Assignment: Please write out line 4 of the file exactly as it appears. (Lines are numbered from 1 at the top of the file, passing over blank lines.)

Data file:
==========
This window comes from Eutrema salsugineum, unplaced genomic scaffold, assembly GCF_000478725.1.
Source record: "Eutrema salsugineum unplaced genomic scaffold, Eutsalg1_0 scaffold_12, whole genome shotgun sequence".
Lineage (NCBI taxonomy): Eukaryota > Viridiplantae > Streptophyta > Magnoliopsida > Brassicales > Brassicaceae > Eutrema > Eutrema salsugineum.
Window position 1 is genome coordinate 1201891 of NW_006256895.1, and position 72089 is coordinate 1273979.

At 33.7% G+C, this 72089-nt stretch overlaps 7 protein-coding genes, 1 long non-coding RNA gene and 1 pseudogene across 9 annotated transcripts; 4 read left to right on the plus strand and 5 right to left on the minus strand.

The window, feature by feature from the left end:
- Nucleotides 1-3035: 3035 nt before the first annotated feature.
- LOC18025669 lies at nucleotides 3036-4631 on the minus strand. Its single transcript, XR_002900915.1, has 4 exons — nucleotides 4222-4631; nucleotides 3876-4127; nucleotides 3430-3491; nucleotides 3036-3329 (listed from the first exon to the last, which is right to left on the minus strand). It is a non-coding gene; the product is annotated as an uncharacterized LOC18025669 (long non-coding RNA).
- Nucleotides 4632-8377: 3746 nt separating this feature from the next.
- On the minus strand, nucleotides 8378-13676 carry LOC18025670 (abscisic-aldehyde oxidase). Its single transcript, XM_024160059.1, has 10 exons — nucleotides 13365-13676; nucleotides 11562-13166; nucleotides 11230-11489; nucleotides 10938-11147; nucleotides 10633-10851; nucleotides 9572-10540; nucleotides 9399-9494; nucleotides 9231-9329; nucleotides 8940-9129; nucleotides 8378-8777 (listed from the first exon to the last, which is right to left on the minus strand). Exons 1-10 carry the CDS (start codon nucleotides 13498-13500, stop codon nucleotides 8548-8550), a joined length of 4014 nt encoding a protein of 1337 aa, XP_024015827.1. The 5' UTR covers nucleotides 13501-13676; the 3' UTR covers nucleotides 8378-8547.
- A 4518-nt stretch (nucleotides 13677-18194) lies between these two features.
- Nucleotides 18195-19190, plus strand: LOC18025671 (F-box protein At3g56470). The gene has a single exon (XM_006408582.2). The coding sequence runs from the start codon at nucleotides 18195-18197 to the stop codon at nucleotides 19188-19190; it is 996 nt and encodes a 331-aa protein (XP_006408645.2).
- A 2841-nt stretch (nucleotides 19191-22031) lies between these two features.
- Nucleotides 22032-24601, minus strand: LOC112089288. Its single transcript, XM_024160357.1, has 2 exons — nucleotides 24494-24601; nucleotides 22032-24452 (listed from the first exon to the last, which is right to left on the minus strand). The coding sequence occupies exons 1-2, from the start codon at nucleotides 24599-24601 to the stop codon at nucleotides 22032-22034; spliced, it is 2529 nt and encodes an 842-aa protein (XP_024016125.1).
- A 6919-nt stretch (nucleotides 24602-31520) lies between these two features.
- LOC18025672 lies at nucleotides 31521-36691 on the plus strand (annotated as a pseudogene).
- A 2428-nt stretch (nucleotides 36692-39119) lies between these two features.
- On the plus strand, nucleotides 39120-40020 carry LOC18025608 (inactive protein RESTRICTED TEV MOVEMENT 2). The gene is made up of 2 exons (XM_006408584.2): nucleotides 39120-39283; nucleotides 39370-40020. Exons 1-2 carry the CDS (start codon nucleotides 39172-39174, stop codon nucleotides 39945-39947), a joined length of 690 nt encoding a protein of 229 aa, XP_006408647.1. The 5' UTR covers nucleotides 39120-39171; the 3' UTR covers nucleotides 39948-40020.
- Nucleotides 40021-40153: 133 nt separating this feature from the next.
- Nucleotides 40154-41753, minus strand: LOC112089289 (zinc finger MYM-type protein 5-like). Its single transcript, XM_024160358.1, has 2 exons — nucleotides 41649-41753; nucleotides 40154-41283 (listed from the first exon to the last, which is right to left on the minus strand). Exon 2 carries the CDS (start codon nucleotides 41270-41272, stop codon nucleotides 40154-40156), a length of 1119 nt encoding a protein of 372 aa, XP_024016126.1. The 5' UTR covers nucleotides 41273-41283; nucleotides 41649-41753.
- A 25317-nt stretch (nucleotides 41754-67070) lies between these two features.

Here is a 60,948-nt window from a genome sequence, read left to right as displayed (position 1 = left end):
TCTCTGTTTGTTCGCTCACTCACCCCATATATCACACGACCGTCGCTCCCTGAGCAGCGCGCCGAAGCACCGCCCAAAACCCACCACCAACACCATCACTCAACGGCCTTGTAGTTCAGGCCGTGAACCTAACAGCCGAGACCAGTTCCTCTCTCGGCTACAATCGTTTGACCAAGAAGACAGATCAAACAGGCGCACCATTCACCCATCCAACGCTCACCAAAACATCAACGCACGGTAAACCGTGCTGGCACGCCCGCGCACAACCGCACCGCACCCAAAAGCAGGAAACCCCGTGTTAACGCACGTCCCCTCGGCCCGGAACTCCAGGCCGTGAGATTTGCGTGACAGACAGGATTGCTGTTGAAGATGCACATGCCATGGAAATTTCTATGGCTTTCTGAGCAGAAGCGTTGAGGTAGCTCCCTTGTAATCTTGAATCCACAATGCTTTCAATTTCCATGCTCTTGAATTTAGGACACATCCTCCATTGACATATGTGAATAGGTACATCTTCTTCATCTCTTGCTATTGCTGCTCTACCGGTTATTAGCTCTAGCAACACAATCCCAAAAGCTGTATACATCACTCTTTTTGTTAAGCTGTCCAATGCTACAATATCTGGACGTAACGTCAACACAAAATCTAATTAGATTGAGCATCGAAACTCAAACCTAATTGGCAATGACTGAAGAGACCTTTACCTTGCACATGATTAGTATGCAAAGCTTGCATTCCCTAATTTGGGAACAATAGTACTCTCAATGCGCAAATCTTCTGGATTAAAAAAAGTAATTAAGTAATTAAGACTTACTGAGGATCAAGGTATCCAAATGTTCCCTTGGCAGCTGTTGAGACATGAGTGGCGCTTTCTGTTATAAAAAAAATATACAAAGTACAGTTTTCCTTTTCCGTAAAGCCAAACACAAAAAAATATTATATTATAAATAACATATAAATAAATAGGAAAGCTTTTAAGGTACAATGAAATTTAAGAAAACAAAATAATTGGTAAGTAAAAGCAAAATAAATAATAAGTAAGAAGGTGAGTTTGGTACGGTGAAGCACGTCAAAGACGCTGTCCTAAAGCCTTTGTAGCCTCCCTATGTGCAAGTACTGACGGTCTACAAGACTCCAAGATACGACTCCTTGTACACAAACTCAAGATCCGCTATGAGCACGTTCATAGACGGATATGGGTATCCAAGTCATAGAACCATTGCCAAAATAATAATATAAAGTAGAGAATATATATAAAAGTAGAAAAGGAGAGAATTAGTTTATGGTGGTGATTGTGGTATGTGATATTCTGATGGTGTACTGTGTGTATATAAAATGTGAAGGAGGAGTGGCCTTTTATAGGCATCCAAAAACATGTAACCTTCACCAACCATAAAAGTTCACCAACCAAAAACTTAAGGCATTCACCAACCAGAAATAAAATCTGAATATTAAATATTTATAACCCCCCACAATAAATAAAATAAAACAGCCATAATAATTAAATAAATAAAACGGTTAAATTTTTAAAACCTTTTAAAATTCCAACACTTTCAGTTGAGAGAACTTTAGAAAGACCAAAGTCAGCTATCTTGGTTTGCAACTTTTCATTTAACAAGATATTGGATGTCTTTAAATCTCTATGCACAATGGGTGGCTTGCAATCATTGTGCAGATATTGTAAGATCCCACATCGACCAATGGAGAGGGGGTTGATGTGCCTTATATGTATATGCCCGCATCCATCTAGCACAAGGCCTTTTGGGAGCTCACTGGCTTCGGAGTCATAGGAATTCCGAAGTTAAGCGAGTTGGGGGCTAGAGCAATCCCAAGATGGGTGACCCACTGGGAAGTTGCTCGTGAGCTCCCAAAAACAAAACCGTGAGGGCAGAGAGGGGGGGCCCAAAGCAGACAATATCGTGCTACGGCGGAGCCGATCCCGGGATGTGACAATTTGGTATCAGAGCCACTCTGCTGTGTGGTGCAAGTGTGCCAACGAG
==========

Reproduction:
Window position 1 is genome coordinate 1201891 of NW_006256895.1, and position 72089 is coordinate 1273979.